Good morning, everyone! Hope you're all staying warm out there. According to weather.com, it's going to be pretty cold today, so if that's true for you, make sure you bundle up. This morning, I've got a nice hot cup of coffee on the table, and the rest of my family is comfortably sleeping upstairs.
I'm glad that Rodney finally got some sleep. Yesterday when I got home from work, he woke up from his nap looking pretty terrible. Marissa said that all he had for lunch was some water and a couple of paw patrol fruit snacks. His fever spiked a few more times in the evening. Poor guy.
Lucky for him, he doesn't have any plans anyway. Being sick sucks, but remember that dreadful feeling of having to catch up on homework when you took a sick day in school? That was always the worst. Somehow you'd end up doing twice the amount of work you normally do, and to ensure you're not absolutely buried in homework the next day, of course you have to get a jump on it when you're still feeling sick, but well enough to work on something. I'm happy that Rodney had nothing to worry about. Last night, after politely excusing himself from dinner, we let him settle in on the couch under a blanket and zone out to some Blippi.
Yesterday was a pretty good day. I got lots of work done. Contrary to what I was thinking yesterday morning in my sleepy Monday delirium, I am not on ticket duty, so I have a whole extra week before I need to turn on that part of my brain. And after ticket duty, I have a whole week off for Christmas. That worked out pretty well. Working extra hard, then not working at all is an great pairing, isn't it?
I spent most of the day coding, taking breaks to catch up on emails and clean up some stuff on my laptop. I'm still on the fence about asking IT for a new laptop. Every time it starts acting a little wonky, a simple reboot seems to set things straight again, and waiting for my computer to reboot is a great time to get a cup of coffee.
I'm pretty sure there is something ingrained in my head that keeps me from returns, refunds, and exchanges. I'll almost always instead find work-arounds, or convince myself that I didn't really need the thing to begin with. One of the silliest examples of this trait is when I bought a skateboarding helmet from target about three years ago. I just needed a helmet so I could ride to work in the mornings, so while at Target, I snagged a pretty simple black adult helmet. Shortly after buying it and walking back to the car, I realized that the buckle was missing. A normal person would have turned around and gotten a refund, right? Not me. Instead, I tied a shoe lace between the straps where the buckle should have been. "This is fine," I thought. "I can just untie the shoelace when I want to take the buckle off." I must have used that helmet for half a year. In an effort to save me from embarrassment, my wife even retied the shoelace, and trimmed the excess so it wouldn't hang down off my chin like a strange feathery goatee. So there's the helmet story - a great example of my weird tendency to refuse giving up on something I own, no matter how silly the workaround. And it's probably the reason I've convinced myself my four year old work laptop is just fine.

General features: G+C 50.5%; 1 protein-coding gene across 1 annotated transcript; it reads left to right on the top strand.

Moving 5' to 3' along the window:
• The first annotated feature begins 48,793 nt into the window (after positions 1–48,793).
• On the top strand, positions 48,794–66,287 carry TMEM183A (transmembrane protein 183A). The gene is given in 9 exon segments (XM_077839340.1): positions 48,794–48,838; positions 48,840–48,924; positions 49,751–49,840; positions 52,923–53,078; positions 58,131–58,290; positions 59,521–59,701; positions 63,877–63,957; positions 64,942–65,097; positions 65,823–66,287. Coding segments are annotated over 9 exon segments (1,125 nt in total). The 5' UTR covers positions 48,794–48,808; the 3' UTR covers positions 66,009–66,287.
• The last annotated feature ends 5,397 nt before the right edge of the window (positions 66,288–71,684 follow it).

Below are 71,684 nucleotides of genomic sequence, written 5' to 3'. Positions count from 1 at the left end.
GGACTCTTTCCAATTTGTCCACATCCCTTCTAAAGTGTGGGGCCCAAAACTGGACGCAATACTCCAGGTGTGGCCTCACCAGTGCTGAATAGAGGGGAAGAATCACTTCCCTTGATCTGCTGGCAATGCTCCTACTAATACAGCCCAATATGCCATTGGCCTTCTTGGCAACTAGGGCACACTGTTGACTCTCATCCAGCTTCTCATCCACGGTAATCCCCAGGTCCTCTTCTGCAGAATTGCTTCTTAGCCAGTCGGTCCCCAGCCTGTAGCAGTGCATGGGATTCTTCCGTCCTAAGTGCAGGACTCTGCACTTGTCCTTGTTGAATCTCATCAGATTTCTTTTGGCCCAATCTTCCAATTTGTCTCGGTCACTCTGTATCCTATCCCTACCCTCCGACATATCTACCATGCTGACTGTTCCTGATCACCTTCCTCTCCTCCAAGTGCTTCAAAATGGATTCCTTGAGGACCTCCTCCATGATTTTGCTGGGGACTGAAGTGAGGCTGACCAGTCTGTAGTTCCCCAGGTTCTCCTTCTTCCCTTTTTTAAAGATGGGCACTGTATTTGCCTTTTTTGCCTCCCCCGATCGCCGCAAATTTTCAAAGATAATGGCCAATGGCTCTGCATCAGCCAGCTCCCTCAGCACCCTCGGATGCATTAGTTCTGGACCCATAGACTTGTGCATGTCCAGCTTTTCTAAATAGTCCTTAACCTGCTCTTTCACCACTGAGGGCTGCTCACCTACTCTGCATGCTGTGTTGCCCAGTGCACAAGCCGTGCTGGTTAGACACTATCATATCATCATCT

After work, leaving Rod to get some much needed sleep, I snuck away to Hy-Vee by myself to pick up spaghetti, some pork, and materials to make pasta sauce. But while standing in the aisle from which I normally buy marinara, I had a strange impulse to make it from scratch. Maybe I was feeling brave, or more likely I no longer wanted to choose between cheap premade marinara and the expensive yuppie marinara from the authentic food aisle at Hy-Vee. So instead, I grabbed a can of peeled tomatoes and an extra head of garlic.
I made the marinara a lot like my pizza sauce. Just some grated garlic, olive oil, and a bunch of oregano. In hindsight, I forgot to add the tomato paste - that probably would have made it even better. From there, I blended the can of tomatoes and added them to the mixture, and let it all gently simmer for about twenty minutes. After a pad of butter, you'd think it was a can of premade marinara after all. And the cheapness cortex of my brain lit up with endorfins at the prospect of saving four dollars.
Continuing the theme of dinner experimentation, I also gave my broiler another whirl, this time with some pork, lemon & cheese meatballs. It worked beautifully, searing the meat and giving them a nice crispy edge, but it would have been even better if I used tinfoil instead of my silicon mat. It also would have saved me a lot of time, as I had to scrub the meatball grease out of it after dinner.
Marissa and I ate pasta while Rod relaxed on the couch. We tried to get him to eat some plain noodles with cheese, but he wasn't feeling it. We took him upstairs to give him a bath, which made him feel a lot better. Shortly after, we put Rodney to bed.
For the rest of the night, my plan was to catch up on chores, then edit a video for Marissa. She was even kind enough to take out the garbage and wipe down the table so I'd have more time in the video lab. This was the first footage taken with her new camera, and we were both eager to see the results. However, I didn't anticipate how the larger raw videos would slow down the editing process. Usually, I speed up the videos, then use the mouse-over scrubbing to trim off the dead footage before adding music, but the videos were so large, rich, and detailed, that my software choked trying to preview the changes and decode everything on the fly. I think what I'll have to do instead is run the raw footage through a script that will programatically speed them up to make them more tenable in the editor.
So that's what I got today. It's Tuesday, I've got leftover pasta and three meatballs packed in my backpack, and I'm ready to brave the cold and trot over to the bus stop. Wherever you are, and whatever you're up to today, I hope you have a wonderful day today.